The difference in dramatic quality between Damages and Mad Men is huge. By the end of the summer, will friendships and marriages have foundered because of divided loyalties? Kathleen and I are safe, at any rate. She may never see Mad Men (although she'd like to - but she's so busy with those personal shoppers), but we're united in our scorn for Damages.

In the Book Review

This week's cover story reviews a book that is destined to find its way onto my shelves (which one is a mystery): The Book that George Built, Wilfred Sheed's "big rich stew of an homage that makes you want to listen to Gershwin and Berlin and Porter and Arlen all over again." And how nice to have a "George" in the title that doesn't refer to you-know who.

The other book that I'd like to read, sort of, is Legacy of Ashes, Tim Weiner's withering history of the CIA. Only sort of, though, because I'm not sure that I really want to know just how incompetent the Agency is.

There are three Noes this week. Two are bad books, and two are political autobiographies, but they're not necessarily the same two. I never thought I'd be putting a review by BHL at the bottom of my report, but then I'm not sure that what he has written is actually a book review.

Here to Stay.

July 24, 2007

A New Look at The Cloisters


Last Friday, Eric and I went up to he Cloisters. Visiting this offshoot of the Metropolitan Museum of Art has become an annual event. Given good weather - and Friday's weather was perfect - the visit is so completely agreeable that it's impossible to tell whether The Cloisters itself or the park surrounding it was the destination.

The Cloisters is one of New York's most notable institutions. It is the most comprehensive assemblage of medieval European architecture outside of Europe. The ancient bits have been built into a sympathetic structure, with medieval-looking limestone interiors, that is laid out to facilitate a walking tour through successive centuries. "Written in stone," it is both old and new at the same time; from the moment you enter the Froville Arcade, time doesn't so much stop as gel. If you have known the museum for as long as I have - at least forty years - it is beguilingly easy to tick off the rooms in order. Every once in a while, something is moved, but The Cloisters goes on, as if it really were an opulent monastery in medieval France.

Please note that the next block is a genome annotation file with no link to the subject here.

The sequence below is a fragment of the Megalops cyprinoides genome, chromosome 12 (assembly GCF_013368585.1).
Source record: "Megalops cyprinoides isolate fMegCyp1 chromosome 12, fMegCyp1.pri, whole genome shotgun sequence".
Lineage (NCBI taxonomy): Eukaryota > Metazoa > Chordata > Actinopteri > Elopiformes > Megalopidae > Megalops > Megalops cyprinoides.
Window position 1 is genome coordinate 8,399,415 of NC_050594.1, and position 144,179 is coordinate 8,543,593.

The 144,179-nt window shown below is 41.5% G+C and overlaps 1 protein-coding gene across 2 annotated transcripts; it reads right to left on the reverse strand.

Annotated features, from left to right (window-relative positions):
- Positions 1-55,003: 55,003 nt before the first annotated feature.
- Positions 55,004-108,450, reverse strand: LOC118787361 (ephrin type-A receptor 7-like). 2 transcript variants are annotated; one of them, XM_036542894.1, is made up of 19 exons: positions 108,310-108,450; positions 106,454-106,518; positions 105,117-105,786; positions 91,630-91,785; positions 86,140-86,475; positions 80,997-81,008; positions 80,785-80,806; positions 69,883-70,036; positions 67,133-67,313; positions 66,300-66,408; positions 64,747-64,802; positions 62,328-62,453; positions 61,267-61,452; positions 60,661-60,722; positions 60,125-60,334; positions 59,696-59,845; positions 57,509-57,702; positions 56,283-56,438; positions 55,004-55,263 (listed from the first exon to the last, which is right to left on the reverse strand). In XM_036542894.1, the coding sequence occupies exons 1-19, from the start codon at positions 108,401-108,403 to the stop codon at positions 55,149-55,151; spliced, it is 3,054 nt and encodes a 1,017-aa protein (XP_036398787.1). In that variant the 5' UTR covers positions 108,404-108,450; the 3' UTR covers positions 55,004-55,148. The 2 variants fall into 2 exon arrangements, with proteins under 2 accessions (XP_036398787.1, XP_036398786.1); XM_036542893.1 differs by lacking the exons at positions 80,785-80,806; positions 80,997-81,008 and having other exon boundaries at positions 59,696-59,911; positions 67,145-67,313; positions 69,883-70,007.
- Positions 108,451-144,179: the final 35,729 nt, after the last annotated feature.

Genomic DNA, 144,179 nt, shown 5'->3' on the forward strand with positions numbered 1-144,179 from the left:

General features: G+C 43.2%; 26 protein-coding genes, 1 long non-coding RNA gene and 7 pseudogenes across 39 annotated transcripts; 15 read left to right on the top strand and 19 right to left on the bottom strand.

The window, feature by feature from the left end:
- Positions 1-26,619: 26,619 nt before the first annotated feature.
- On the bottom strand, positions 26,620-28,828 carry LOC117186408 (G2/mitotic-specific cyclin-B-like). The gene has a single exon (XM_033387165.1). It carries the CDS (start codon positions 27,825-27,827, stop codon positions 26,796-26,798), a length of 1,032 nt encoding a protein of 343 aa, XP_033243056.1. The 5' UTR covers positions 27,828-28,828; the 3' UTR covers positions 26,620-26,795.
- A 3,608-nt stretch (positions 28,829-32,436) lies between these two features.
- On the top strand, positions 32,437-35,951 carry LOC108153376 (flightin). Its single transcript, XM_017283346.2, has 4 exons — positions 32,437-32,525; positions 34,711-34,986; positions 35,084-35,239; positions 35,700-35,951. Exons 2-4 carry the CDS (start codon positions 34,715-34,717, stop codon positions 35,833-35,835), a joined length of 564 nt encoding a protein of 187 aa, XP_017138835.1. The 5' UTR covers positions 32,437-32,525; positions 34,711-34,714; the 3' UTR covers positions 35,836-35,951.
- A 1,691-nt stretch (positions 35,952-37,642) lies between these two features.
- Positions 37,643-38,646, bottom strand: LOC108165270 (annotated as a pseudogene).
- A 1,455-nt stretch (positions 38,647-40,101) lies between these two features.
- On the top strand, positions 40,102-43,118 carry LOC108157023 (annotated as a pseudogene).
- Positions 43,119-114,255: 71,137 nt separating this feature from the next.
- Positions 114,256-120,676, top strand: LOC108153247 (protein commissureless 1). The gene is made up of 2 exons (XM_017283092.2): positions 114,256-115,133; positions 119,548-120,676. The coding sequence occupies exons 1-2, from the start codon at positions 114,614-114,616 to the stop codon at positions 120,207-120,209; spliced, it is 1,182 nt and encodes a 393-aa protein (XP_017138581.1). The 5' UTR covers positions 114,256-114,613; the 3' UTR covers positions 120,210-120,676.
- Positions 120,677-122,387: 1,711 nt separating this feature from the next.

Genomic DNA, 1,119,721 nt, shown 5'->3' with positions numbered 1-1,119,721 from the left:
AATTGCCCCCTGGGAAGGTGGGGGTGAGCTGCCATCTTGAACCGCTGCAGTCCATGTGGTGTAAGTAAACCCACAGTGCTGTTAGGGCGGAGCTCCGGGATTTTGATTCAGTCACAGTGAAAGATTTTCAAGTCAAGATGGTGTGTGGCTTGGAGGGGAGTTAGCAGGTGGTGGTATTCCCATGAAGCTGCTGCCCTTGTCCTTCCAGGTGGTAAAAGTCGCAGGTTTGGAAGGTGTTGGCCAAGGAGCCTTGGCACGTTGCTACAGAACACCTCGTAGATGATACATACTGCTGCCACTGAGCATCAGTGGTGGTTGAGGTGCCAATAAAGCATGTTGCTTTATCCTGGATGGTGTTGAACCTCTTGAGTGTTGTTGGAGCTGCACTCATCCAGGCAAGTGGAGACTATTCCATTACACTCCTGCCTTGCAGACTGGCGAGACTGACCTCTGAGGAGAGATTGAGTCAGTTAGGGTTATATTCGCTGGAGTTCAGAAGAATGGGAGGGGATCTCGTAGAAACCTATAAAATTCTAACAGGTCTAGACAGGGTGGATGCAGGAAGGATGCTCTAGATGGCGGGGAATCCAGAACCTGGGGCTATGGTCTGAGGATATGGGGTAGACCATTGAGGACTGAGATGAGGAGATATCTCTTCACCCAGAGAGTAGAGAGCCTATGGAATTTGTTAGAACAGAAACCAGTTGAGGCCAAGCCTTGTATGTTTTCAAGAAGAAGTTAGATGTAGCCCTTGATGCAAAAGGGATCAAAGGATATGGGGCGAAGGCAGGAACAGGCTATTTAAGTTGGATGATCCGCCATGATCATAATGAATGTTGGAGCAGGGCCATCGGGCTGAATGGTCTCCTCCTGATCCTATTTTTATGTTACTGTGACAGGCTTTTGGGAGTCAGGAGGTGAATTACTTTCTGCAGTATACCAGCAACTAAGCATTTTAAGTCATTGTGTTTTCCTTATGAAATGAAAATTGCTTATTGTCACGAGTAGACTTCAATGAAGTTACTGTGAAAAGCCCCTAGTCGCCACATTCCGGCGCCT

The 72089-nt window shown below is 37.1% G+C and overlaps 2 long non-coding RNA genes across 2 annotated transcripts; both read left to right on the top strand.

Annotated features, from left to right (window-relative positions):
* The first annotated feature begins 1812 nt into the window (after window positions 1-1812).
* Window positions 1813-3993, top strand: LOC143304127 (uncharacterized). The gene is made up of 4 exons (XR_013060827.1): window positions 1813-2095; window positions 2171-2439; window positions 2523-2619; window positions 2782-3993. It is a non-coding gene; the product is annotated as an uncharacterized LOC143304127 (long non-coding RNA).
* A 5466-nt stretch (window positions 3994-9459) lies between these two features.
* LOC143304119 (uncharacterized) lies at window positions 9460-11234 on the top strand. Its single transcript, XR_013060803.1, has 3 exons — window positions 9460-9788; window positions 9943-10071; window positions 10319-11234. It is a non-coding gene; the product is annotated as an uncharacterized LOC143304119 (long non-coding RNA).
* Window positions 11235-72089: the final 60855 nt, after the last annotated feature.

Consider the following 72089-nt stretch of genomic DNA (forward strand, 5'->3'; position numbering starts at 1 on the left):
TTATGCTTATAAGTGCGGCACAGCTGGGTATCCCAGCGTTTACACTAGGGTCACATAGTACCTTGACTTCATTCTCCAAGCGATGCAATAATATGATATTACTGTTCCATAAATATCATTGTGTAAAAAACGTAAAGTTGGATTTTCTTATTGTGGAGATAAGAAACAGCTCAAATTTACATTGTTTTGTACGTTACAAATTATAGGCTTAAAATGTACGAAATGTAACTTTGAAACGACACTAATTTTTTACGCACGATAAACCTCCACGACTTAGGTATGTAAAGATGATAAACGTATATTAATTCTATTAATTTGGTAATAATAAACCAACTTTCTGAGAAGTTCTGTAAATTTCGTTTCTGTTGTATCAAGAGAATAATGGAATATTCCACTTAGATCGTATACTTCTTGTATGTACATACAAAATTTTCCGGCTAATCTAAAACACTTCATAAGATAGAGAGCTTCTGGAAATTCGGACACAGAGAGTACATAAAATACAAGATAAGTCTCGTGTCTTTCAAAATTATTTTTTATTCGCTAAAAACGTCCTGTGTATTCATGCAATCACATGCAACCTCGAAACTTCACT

But then the jaded eye blinks and begins to see again. There are changes everywhere. They're small, for the most part, but they add up to the conclusion that a new abbot is in charge, so to speak. James J Rorimer is no longer directing the museum. (Nor is Thomas Hoving still an Assistant Curator!) Comparing the guidebook that I've very luckily held on to from the Sixties with the one that was published two years ago reveals some interesting shifts.

The Cloisters, in short, has a history of its own.

A New Look at the Cloisters.

Photo by Eric Patton.

July 23, 2007

Morning News

¶ My problem with freedom, in a nutshell: "Fatalities are, above all, a reflection of the type of dog that is popular at a given time among people who want to own an aggressive status symbol." (From Ian Urbina's "States Try to Weigh Safety With Dog Owners's Rights."

¶ Stanley Milgram's notorious psychology experiments in the early Sixties teach us that most people will do terrible things if they believe that they're acting under legitimate orders. George W Bush has been running a similar experiment at Guantánamo. Reading the story of one reservist's protest ("Military Insider Becomes Critic of Hearings at Guantánamo")  is sickening not because of the terrible abuses of justice that are clearly routine at the off-campus site, but because of the readiness of so many military jerks to pop up and defend the program. There seems to be nothing that the Go Along To Get Along brass won't say, as long as that's what the professor in the White House